The Spectral Enhancer is part of the Output section. The Balance control will correct something I obsess over: stereo imbalance, where one side is louder than the other. The range is + or - 3dB. However, this control is only active when the Image In switch is in. Width controls the level of L+R signals and the L-R signals that make up all stereo recordings. Essentially, all center or monaural information is the sum of the left channel (L) and the right channel (R), called the L+R component. All difference information such as reverb, delays, room sounds or other out-of-phase signals comes under the the L-R component.

The Width control has a center-detented Normal position for regular stereo width or image, depending on the stereo width you already have. Rotating the Width control to the left lowers the level of the L-R component, decreasing the stereo width; rotating to the right increases the L-R for an extra wide stereo sound. I used this processor on a mix I thought lacked sufficient stereo size, using the on-board phase meter to monitor the results. I would use this feature conservatively if your mix will be converted to mono or cut to vinyl because it compromises mono capability.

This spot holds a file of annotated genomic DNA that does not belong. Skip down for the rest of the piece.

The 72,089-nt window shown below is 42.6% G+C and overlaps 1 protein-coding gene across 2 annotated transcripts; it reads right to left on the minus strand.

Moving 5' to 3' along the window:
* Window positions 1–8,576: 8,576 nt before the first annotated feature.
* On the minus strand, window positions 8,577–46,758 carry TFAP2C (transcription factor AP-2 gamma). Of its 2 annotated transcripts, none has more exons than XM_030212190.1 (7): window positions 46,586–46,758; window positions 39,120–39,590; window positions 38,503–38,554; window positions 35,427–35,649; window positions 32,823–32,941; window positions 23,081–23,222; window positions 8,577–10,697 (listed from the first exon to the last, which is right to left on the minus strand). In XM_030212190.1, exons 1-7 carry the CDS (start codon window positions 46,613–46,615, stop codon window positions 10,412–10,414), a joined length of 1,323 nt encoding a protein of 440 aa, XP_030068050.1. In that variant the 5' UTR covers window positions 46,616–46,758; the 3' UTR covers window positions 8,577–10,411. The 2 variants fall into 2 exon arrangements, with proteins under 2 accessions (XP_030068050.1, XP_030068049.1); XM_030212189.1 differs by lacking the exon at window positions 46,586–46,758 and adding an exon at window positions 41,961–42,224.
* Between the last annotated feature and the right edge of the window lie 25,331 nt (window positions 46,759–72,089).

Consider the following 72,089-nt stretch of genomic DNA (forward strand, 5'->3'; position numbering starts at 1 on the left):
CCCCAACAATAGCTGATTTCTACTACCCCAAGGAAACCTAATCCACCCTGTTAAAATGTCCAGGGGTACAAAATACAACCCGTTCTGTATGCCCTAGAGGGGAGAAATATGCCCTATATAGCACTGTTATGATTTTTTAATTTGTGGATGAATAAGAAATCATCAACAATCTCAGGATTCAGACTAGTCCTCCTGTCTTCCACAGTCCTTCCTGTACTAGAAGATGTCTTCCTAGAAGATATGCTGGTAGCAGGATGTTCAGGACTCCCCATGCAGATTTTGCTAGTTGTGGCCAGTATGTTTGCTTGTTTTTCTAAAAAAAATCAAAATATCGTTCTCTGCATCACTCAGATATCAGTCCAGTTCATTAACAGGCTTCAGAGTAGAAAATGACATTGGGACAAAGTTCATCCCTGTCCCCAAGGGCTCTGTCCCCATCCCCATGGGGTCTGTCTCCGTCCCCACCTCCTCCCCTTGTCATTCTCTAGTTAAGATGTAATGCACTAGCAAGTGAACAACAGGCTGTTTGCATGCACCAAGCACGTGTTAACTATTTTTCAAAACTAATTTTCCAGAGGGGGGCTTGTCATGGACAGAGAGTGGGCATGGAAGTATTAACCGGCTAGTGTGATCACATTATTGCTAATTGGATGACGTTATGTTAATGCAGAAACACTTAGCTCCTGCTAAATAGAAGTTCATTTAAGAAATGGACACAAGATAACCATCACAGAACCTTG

The Direct Input feature allows for external +4dB signals to be mixed into the final output before the Peak Limiter and after the aforementioned Image section. This is an interesting feature. A good use for it is mixing a vocal (with its own processing) into a backing track coming through the MixMaster.

The Peak Limiter operates at a fixed threshold matched to the input of the optional analog-to-digital converter output. This limiter will absolutely prevent you from overloading the digital output. Finally, the Output Trim control sets the final level coming out of the MixMaster.

The Platinum Focusrite MixMaster is a great new analog tool for project and home studios where better control of stereo audio is required for master recordings. Available through Digidesign, MixMaster has an MSRP of $1,395 and the optional 24-bit/96 kHz A/D board retails for $350. You can purchase MixMaster with the A/D board installed from the factory for $1,690.

Check out: www.digidesign.com or www.focusrite.com for more information.